Afghan elections script new peace initiative

Realising the limitations of violence, Talibans now prepare for a US-friendly role in its attempt to wade through the complicated situation in Afghanistan, writes GOPAL MISRA

It is not official, yet most of us are not unaware of the shadow of the drug trafficking on any peace talk in the region comprising the north-west frontier districts of Pakistan and Afghanistan. Both the Afghan Talibans and Pakistan’s secret service, the Inter-Services Intelligence (ISI) is known to have common stakes in this business. This worldwide illicit trade has international connections and ramifications.

India too is not insulated from this nefarious drug trafficking. It has already adversely affected the youths of the Indian side of Punjab having its patrons in the state politics. Many attribute its penetration to the growing crimes and even the Islamic zealots’ intrusion into the Pathankot cantonment. Across the border, in the neighbouring Pakistan, it is believed to be one of the key perennial sources for the liberal funding to the Islamic terrorists. In this backdrop it is quite natural to harbor the apprehensions about the outcome of the ongoing US-Afghan Talibans secret peace talks in Doha.

In spite of the much opposition from Pakistan, the newly appointed US ambassador, Dr. Zalmay Khalilzad, a weather-beaten diplomat of Afghan origin, is leading the talks. For many, Khalilzad’s presence has diluted the Pakistani role in the talks, but it may prove beneficial to it in the longer run to ensure peace.

The initial success of the direct talks between the US representative and the Taliban leaders representing the “Islamic Emirate Afghanistan” could be appreciated on the basis of the success of the elections to the lower house of the Afghanistan parliament, Wolesi Jirga, on Saturday,October 20 this year. In spite of their initial opposition to the elections, Talibans did not sabotage it. Both the Afghan Talibans and the government in Kabul have declined to give any role to the Russians. The President, Putin’s initiative to broker peace in the strife-torn country have been politely declined by both sides.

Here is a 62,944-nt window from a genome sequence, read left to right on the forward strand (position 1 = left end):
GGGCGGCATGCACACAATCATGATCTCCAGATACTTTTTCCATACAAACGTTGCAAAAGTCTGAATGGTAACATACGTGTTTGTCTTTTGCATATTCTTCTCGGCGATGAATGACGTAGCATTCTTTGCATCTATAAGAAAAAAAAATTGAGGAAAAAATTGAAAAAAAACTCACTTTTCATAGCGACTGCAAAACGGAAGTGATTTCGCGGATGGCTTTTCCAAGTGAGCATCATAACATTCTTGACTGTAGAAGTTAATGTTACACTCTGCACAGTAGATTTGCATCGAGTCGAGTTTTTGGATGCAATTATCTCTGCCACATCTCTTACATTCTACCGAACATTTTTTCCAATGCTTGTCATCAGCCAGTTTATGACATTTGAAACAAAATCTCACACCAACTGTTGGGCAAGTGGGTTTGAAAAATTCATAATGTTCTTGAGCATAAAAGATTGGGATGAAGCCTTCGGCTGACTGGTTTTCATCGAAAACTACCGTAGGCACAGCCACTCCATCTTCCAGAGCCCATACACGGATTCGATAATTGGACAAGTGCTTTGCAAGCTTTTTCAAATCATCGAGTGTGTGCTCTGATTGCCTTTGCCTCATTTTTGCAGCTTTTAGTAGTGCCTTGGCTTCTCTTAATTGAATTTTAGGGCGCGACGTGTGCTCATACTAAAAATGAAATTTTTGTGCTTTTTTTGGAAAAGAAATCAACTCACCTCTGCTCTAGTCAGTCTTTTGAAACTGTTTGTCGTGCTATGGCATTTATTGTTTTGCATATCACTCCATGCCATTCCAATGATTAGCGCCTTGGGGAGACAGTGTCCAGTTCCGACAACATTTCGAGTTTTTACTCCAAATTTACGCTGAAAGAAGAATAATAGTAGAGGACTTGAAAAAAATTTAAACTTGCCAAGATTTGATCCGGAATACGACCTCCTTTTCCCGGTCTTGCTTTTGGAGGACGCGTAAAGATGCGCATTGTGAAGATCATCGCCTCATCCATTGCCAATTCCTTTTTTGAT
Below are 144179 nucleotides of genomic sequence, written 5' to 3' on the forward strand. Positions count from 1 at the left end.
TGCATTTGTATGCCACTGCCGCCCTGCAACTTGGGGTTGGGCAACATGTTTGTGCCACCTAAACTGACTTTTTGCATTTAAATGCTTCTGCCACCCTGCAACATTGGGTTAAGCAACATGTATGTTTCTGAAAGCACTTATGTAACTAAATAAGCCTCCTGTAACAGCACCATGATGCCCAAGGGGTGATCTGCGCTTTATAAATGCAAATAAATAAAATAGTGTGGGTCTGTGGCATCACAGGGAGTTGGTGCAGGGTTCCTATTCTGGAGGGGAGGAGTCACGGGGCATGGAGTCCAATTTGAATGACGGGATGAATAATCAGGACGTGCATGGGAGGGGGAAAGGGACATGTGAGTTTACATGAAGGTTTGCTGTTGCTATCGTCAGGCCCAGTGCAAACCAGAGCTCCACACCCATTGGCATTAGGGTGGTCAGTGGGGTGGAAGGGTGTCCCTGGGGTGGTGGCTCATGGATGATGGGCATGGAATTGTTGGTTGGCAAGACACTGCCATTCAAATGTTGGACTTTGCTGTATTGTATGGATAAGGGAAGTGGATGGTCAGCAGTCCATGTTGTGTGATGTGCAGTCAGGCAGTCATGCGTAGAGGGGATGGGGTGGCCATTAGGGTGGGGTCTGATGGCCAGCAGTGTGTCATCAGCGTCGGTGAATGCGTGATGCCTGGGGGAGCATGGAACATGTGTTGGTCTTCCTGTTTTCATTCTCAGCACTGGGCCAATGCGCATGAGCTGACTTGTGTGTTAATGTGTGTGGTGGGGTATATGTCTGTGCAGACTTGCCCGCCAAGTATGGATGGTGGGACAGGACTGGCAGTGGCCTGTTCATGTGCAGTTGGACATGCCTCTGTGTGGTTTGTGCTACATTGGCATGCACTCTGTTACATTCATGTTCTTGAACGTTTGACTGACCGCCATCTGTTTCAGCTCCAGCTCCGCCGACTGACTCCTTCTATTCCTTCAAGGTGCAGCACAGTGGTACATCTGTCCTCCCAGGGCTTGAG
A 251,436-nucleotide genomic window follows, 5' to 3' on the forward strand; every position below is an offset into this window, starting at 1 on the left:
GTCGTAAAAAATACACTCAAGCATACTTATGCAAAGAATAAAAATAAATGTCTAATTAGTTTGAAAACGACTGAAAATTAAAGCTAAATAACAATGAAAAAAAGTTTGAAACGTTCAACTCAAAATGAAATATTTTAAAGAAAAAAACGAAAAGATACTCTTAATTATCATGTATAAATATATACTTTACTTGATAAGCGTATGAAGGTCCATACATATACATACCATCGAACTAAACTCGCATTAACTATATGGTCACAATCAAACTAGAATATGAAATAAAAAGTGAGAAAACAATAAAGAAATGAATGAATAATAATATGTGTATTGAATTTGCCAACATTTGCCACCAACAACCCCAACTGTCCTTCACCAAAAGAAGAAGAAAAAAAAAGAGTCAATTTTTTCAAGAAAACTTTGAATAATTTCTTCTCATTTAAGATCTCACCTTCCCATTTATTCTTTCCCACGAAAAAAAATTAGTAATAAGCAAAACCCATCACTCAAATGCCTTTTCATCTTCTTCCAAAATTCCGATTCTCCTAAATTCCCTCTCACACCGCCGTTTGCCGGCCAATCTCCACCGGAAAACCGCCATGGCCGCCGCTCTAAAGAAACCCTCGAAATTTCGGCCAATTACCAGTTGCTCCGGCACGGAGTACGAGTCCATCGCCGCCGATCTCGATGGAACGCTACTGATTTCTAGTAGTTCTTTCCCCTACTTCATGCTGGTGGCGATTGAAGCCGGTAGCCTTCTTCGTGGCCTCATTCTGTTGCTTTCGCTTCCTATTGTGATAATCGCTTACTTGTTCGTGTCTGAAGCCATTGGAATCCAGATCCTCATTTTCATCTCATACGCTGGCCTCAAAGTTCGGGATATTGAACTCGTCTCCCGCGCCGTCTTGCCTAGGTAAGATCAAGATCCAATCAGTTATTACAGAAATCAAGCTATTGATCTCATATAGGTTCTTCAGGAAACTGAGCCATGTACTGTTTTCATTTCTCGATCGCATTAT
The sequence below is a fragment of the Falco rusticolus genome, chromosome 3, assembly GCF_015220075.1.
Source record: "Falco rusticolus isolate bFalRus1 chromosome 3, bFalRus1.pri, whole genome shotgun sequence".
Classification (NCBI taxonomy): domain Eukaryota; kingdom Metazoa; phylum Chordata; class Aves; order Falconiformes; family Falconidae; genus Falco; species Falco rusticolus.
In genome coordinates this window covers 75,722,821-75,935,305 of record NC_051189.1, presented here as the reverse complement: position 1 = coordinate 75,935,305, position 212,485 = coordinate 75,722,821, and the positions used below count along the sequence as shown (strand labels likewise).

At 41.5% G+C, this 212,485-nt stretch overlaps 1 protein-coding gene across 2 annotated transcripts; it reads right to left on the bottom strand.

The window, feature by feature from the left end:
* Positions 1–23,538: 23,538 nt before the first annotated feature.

The Talibans’ preference for US could be traced to its inception in nineties, when the US and its allies had poured in vast funds to Pakistan under its military dictator, Zia-ul-Haq. Zia religiously toed the West’s line in turning Pakistan into a nursery of terrorists, which helped in expelling Russians from Afghnaistan.  The Islamic terrorism helped the West to chase out Russssian republics too. In this context, USA and Talibans are natural allies. The paradigm changed following the terrorists attack on the twin towers in New York, when on the morning of September 11, 2001, Afghanistan-based al-Qaeda hijackers rammed two Boeing 767 passenger jets in the massive buildings. Within minutes, the towers collapsed killing more than 2,600 people in and within the vicinity of the towers, as well as all 157 on board the two aircraft.

Thus, the allies turned against each other. Almost after a gap of 17 years, the talks have begun between the US representative and the Talibans. During this period, the Afghan farmers have evolved their own flourishing economy through the drug business. An illiterate Afghan farmer, who could be a local Taliban commander, earns a million dollar a month from this business, what would he earn if peace returns in the country. This key question haunts both the sides. However, the optimism may be attributed to the statement of the Taliban’s spokesman, Ali Haj Sher Muhammad Abbas Stanikzai, who hopes that US accepts the “ground realities of Afghanistan and deals with the core issues.” Earlier, Alice Wells, the State Department deputy assistant secretary for South and Central Asia, had met Taliban officials in Doha in July for what were described as talks about talks.

The indications from the White House are that the Trump administration does not suffer from any ideological embarrassment in dealing with the Talibans. It may have little hesitation in having a much pronounced dictatorial Islamic regime in Kabul provided it serves its strategic interests in the region. An op-ed document appeared on September 5, 2018, in the New York Times, written by an insider of the Trump administration has revealed, “In public and in private, President Trump shows a preference for autocrats and dictators, such as President Vladimir Putin of Russia and North Korea’s leader, Kim Jong-un, and displays little genuine appreciation for the ties that bind us to allied, like-minded nations”. The author’s name is not known, but this precious document reveals the direction, the Trump administration is likely to adopt in coming times. In other words, Trump administration may concede power to the Talibans in Afghanistan, but they must reciprocate to the US gesture by aligning with it.